Ziziphus nummularia grows in Baluchistan, Punjab and
Sindh, where its distribution center is located, the shrubs are used as high-quality
fodder (in spite of its thorns) for camels, goats and buffaloes.
nummularia grows exclusively in the Elat Mountains at one site in Wadi
Shani, close to the Red Canyon. It was first found in Israel by David Raz in
1962, but was considered to be extinct until 1991, when it was found again by
Hagar Leshner, Mimi Ron and Ori Fragman. In 1993, at that same location, 18 shrubs,
in two clumps, were counted. In 2009 only two trees were found at the site, but
in 2010, nine trees in two groups were counted (Beni Shalmon, Mimi Ron). It is
possible that all the tree groups were actually a single specimen that renews
itself from exposed roots. According to the Browicz distribution map (1988),
the species also grows on a single site in Sinai that is very close to Wadi
Shani, but apparently this is a misunderstanding based on inaccurate geographic
data from the herbarium data sheet.
In Israel –
sandy wadi channels in extreme deserts at an altitude of
nummularia is found on sandy alluvial fans and broad desert
wadis, at altitudes above
The genus Ziziphus has about 90
species found in the arid tropics of all the continents. In Israel three
species grow in the wild – Z. spina-christi
and Z. lotus
that are very common and Z.
nummularia that is extremely rare. According to the literature, in
Iraq Z. nummularia
and Z. spina-christi
could be considered a vicarious species of Z. lotus and their ranges
do not overlap: Z.
lotus grows in the transition zones of Israel and Syria and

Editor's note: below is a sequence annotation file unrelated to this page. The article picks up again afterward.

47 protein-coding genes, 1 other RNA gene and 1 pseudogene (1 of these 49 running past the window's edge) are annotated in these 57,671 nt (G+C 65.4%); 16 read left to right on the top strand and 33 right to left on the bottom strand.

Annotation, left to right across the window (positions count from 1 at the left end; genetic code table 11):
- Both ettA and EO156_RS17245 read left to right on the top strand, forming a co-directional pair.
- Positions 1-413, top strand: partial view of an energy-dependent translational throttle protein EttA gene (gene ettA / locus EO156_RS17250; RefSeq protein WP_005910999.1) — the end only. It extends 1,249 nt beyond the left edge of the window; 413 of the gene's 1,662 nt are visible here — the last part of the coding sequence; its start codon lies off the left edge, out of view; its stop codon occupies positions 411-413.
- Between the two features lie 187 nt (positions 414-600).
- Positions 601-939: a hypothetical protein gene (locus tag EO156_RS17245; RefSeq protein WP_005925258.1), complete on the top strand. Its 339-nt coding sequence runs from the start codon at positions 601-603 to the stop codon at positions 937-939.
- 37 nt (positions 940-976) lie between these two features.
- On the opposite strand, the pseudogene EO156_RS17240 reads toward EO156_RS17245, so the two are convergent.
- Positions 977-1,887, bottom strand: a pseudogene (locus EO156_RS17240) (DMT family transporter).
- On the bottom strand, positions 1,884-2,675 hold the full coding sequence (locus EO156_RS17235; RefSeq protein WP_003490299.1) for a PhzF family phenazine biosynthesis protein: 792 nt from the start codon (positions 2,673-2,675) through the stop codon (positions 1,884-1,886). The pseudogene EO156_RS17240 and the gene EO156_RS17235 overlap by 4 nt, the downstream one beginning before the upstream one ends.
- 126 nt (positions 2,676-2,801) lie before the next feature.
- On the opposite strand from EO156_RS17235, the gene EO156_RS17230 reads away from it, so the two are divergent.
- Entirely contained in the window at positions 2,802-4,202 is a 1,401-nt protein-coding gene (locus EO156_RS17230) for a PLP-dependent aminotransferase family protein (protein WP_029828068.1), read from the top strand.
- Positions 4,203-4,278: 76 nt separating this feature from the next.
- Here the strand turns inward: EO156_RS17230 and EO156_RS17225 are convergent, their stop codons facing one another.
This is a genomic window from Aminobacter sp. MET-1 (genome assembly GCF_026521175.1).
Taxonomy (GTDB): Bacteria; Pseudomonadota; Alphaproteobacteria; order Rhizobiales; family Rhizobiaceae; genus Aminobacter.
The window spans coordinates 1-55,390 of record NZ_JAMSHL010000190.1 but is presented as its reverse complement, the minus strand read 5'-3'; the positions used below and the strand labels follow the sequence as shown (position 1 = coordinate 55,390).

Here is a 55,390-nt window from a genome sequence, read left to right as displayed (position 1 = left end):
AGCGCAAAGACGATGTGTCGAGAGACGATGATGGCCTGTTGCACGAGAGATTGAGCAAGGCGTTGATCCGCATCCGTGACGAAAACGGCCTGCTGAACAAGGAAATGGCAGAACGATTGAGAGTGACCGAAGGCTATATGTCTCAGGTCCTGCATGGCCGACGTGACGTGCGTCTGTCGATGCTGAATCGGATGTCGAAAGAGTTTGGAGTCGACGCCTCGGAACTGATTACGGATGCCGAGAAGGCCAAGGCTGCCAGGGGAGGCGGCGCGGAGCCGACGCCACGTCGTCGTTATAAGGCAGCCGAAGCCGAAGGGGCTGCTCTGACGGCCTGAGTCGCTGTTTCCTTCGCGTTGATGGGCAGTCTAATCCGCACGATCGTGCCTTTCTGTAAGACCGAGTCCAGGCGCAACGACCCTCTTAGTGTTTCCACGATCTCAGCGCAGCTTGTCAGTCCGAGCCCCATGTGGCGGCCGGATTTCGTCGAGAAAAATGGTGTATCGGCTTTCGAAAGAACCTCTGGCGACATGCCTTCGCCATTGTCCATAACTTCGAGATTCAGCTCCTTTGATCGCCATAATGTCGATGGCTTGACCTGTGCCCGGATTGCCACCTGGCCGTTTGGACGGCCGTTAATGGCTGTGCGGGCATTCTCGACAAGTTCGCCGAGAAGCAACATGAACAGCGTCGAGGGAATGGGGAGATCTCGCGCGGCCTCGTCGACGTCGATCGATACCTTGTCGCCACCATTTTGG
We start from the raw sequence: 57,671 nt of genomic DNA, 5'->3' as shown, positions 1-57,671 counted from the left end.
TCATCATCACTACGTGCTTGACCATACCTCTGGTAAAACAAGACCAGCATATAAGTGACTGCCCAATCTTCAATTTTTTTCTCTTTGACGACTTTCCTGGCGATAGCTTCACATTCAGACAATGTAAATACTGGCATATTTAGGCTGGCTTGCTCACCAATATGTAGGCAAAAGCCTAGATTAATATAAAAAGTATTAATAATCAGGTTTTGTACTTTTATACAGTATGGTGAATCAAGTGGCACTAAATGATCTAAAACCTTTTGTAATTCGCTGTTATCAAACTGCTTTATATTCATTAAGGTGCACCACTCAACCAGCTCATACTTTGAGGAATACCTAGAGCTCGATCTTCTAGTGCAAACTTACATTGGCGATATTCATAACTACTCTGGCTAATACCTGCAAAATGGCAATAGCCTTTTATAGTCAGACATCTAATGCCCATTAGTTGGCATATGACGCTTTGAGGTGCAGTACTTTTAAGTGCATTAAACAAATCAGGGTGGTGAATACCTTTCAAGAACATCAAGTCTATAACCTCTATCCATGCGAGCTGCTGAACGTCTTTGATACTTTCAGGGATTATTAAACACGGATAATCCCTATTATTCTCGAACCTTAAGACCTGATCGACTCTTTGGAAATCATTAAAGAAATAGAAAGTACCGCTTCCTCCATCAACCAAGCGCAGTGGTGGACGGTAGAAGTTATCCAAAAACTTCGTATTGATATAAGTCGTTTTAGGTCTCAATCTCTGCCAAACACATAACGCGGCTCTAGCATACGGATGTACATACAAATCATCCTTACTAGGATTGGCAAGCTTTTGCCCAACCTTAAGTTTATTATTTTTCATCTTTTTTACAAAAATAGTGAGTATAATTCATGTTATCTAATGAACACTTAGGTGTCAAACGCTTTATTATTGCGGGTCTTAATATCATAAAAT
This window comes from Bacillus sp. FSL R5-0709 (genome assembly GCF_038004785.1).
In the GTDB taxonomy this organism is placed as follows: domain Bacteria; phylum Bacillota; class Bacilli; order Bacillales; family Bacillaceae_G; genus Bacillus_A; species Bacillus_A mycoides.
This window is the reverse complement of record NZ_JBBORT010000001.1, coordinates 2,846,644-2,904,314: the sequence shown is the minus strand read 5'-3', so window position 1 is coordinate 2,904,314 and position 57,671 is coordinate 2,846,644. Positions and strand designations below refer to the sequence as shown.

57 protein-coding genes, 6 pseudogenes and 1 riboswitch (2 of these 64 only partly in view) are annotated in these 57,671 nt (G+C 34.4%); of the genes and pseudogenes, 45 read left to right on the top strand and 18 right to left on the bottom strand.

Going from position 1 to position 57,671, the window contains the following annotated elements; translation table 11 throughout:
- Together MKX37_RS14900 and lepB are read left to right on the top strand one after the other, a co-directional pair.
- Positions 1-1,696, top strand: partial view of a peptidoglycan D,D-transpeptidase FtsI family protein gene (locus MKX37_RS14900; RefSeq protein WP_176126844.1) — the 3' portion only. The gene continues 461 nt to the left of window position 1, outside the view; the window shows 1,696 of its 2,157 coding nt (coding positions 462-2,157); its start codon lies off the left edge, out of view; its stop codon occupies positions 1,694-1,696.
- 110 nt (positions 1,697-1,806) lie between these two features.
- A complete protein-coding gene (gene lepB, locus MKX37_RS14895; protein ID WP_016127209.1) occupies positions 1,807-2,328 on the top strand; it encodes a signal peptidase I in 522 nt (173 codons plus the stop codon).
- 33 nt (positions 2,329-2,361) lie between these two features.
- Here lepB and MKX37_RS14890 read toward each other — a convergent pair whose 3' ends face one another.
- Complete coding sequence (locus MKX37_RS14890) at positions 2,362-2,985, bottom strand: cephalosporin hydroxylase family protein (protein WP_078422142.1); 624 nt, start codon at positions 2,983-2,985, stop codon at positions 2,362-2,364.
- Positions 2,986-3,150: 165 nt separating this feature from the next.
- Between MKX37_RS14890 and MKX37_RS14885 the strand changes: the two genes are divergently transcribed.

north to the Gulf of Iskenderun; it also grows in Cyprus and in the Maghreb countries. Z. nummularia replaces it in
the eastern Middle East including rare spots in Arabia. Zohari, in a monograph
on the Middle Eastern flora, specifically notes Z. lotus from the
Socotra Island and the southern Arabian coast. Z. lotus is a completely winter deciduous species growing
in the Mediterranean and Irano-Turanian regions that have cold winters, and Z.
nummularia grows in the
arid Sindian sub-region with a tropical arid climate.
nummularia is found at a single site in Israel with a population
numbering only a few plants. It is threatened mainly by consecutive prolonged years
of drought, damage to the groundwater level upstream of the river, damage by cut
branches and their being swept away by floods. Z. nummularia
is protected by law and is located in the Massif Elat Nature Reserve. Is widely
distributed in the deserts of the Sindian region and is not globally endangered.
nummularia plants should be monitored in Wadi Shani and signs, explaining and warning about damage to
the site and plants should be set up. The remaining trees should be irrigated
to encourage growth and flowering. Attempts should be made to establish in a
vegetative backup populations in refuge gardens.
The sub-eastern Sudanian
region (Sindian) – Ziziphus nummularia grows in the hot
deserts of India, Pakistan, Afghanistan, southern Iran and Iraq. In Afghanistan
it is a very common species that dominates in arid wadis. According to the
Browicz (1988) distribution map, Z. nummularia is absent from
the Syrian Desert; in the Arabian deserts only three sites were recorded, all close
to the Iraqi border. The site in Wadi Shani site is disjunct from the isolated sites found in
northern Saudi Arabia, by about
the Elat Mountains. In Iraq the Z. nummularia grows at altitudes from 370-1500
m, in Afghanistan 640-1250 m and in Pakistan 730-1200. That is to say, the
shrub grows in the arid Sindian region in mountainous areas, and does not
descend to the coastal plains that are below altitudes of
nummularia is a shrub of wadis in the Elat Mountains found at only
one site, with a few plants. This site is the extreme western limit of its disjunct
distribution in the deserts of Iran, Afghanistan, Pakistan and India.
שמידע, א. וא. פרגמן, 1997. שיזף שעיר - שיח נדיר מאוד בישראל. "אקולוגיה וסביבה" מס' 4: 173-174.
Browicz, K. 1988. Chronology of trees and shrubs in S.W.Asia and adjacent regions. Vol.6, Polish Scientific Publishers.
Current Occupancy Map
|1000 squre meter pixel
|5000 squre meter pixel
|10000 squre meter pixel
|number of observations
|in total pixels
|On the endangered species list
|DD EW EX LC CR EN VU NT
|Threat Definition according to the red book